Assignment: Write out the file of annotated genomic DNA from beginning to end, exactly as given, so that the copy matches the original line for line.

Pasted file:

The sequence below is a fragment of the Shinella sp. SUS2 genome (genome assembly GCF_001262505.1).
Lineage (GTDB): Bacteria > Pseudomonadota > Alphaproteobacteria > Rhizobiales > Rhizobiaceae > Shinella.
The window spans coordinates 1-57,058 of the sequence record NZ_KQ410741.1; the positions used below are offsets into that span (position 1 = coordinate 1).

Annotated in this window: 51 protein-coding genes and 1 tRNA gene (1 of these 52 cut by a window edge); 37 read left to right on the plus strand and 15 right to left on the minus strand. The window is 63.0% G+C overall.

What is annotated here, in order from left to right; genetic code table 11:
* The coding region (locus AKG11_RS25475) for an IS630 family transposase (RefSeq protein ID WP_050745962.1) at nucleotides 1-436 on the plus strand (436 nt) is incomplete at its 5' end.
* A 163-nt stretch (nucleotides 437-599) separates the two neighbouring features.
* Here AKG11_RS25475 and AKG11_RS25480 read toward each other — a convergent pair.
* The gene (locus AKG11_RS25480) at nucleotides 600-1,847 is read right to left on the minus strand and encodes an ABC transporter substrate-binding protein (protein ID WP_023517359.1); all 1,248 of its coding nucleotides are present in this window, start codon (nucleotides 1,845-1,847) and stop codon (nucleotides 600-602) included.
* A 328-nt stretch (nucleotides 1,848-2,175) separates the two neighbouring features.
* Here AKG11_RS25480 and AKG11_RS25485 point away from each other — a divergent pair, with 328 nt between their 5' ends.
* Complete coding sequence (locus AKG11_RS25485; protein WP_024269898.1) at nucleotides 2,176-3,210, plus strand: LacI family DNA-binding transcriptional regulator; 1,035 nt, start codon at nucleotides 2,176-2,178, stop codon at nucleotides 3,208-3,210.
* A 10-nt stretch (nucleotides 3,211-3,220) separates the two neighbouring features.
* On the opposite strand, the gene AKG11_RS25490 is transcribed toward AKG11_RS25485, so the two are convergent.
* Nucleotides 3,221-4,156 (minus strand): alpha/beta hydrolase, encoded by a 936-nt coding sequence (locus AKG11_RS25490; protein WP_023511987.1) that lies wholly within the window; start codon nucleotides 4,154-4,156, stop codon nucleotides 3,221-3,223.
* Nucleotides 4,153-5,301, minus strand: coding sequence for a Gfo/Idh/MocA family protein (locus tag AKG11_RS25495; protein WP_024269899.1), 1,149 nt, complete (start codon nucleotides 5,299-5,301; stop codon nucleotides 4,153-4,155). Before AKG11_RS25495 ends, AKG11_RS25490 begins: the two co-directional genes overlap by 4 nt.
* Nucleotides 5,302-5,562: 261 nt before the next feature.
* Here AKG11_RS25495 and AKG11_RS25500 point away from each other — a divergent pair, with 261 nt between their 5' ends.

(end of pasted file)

The sequence below is a fragment of the Shinella sp. SUS2 genome (genome assembly GCF_001262505.1).
Lineage (GTDB): Bacteria > Pseudomonadota > Alphaproteobacteria > Rhizobiales > Rhizobiaceae > Shinella.
The window spans coordinates 1-57,058 of the sequence record NZ_KQ410741.1; the positions used below are offsets into that span (position 1 = coordinate 1).

Annotated in this window: 51 protein-coding genes and 1 tRNA gene (1 of these 52 cut by a window edge); 37 read left to right on the plus strand and 15 right to left on the minus strand. The window is 63.0% G+C overall.

What is annotated here, in order from left to right; genetic code table 11:
* The coding region (locus AKG11_RS25475) for an IS630 family transposase (RefSeq protein ID WP_050745962.1) at nucleotides 1-436 on the plus strand (436 nt) is incomplete at its 5' end.
* A 163-nt stretch (nucleotides 437-599) separates the two neighbouring features.
* Here AKG11_RS25475 and AKG11_RS25480 read toward each other — a convergent pair.
* The gene (locus AKG11_RS25480) at nucleotides 600-1,847 is read right to left on the minus strand and encodes an ABC transporter substrate-binding protein (protein ID WP_023517359.1); all 1,248 of its coding nucleotides are present in this window, start codon (nucleotides 1,845-1,847) and stop codon (nucleotides 600-602) included.
* A 328-nt stretch (nucleotides 1,848-2,175) separates the two neighbouring features.
* Here AKG11_RS25480 and AKG11_RS25485 point away from each other — a divergent pair, with 328 nt between their 5' ends.
* Complete coding sequence (locus AKG11_RS25485; protein WP_024269898.1) at nucleotides 2,176-3,210, plus strand: LacI family DNA-binding transcriptional regulator; 1,035 nt, start codon at nucleotides 2,176-2,178, stop codon at nucleotides 3,208-3,210.
* A 10-nt stretch (nucleotides 3,211-3,220) separates the two neighbouring features.
* On the opposite strand, the gene AKG11_RS25490 is transcribed toward AKG11_RS25485, so the two are convergent.
* Nucleotides 3,221-4,156 (minus strand): alpha/beta hydrolase, encoded by a 936-nt coding sequence (locus AKG11_RS25490; protein WP_023511987.1) that lies wholly within the window; start codon nucleotides 4,154-4,156, stop codon nucleotides 3,221-3,223.
* Nucleotides 4,153-5,301, minus strand: coding sequence for a Gfo/Idh/MocA family protein (locus tag AKG11_RS25495; protein WP_024269899.1), 1,149 nt, complete (start codon nucleotides 5,299-5,301; stop codon nucleotides 4,153-4,155). Before AKG11_RS25495 ends, AKG11_RS25490 begins: the two co-directional genes overlap by 4 nt.
* Nucleotides 5,302-5,562: 261 nt before the next feature.
* Here AKG11_RS25495 and AKG11_RS25500 point away from each other — a divergent pair, with 261 nt between their 5' ends.